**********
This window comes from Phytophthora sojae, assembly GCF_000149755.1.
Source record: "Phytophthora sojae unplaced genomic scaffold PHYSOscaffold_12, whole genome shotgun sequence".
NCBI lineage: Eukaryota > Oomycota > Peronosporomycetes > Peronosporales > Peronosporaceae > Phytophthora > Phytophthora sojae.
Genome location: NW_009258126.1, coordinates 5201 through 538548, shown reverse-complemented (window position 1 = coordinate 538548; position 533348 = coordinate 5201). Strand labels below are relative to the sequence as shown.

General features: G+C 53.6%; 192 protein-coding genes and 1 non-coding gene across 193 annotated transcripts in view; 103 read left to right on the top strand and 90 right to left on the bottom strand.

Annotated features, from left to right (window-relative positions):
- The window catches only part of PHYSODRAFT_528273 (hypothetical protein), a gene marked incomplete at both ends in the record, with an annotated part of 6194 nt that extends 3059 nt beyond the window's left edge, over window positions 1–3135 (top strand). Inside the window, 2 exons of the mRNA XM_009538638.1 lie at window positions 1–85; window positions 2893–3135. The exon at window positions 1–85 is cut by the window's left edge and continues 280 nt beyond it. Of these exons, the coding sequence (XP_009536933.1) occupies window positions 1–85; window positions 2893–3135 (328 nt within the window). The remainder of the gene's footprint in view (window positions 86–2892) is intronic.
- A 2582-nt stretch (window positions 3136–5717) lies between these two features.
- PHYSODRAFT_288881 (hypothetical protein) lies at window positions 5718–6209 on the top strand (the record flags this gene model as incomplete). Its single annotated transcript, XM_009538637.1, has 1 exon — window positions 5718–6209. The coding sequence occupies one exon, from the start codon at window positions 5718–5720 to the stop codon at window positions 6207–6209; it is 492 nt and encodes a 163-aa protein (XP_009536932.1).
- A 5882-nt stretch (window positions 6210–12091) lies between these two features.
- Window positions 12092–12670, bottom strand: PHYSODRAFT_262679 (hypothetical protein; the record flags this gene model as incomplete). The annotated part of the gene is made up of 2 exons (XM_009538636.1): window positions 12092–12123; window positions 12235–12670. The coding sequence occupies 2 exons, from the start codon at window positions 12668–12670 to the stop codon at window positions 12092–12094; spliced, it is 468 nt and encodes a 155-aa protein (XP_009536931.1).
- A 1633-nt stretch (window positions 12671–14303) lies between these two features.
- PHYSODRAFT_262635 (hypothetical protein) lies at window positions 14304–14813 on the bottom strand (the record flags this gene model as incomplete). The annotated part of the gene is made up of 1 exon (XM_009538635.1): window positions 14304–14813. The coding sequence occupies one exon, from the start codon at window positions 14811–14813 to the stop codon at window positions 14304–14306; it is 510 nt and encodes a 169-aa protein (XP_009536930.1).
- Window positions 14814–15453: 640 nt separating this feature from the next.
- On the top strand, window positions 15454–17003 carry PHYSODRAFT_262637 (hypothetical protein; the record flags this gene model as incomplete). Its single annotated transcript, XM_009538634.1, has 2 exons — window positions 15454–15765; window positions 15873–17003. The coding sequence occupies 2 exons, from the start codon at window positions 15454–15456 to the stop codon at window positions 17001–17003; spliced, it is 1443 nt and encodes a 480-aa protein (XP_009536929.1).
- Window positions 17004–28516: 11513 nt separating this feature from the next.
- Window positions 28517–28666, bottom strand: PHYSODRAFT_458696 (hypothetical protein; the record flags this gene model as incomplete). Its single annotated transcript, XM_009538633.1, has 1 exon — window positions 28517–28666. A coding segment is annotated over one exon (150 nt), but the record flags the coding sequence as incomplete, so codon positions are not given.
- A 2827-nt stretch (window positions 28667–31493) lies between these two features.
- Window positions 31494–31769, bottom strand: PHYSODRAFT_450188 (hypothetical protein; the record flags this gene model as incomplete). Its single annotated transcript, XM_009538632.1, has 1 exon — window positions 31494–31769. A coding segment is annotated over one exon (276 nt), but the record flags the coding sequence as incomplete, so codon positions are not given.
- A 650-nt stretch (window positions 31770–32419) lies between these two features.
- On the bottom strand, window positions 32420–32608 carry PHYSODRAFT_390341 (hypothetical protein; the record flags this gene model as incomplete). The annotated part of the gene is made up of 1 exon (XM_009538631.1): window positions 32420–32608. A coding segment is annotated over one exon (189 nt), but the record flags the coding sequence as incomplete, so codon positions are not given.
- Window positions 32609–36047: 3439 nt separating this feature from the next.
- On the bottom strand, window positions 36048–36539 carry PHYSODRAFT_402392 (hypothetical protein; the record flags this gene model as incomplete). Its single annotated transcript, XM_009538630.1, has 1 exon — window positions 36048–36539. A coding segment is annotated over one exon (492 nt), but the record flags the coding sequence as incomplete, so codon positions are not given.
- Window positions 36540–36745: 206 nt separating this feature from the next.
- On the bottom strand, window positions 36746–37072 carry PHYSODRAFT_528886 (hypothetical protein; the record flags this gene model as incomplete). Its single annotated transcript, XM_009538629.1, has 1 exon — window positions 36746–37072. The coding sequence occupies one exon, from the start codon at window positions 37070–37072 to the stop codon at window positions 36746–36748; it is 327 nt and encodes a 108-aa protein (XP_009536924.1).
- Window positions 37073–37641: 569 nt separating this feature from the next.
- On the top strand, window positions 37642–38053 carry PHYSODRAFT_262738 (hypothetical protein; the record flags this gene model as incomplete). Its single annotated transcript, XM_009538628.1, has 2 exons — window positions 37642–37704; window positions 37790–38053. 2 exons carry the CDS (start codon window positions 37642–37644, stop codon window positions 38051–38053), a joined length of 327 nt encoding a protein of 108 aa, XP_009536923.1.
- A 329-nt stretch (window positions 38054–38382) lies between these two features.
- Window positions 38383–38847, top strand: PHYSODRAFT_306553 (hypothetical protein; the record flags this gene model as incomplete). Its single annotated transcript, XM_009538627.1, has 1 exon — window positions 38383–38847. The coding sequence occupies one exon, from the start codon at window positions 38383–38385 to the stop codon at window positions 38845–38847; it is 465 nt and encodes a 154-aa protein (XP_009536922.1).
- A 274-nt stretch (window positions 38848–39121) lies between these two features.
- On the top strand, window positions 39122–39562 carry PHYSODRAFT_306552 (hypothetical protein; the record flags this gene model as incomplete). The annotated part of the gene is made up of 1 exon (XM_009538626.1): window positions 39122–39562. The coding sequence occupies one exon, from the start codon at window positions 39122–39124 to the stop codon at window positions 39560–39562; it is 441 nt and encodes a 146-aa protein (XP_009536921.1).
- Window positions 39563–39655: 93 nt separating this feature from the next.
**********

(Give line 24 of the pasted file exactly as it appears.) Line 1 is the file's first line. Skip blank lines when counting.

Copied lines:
- Window positions 36540–36745: 206 nt separating this feature from the next.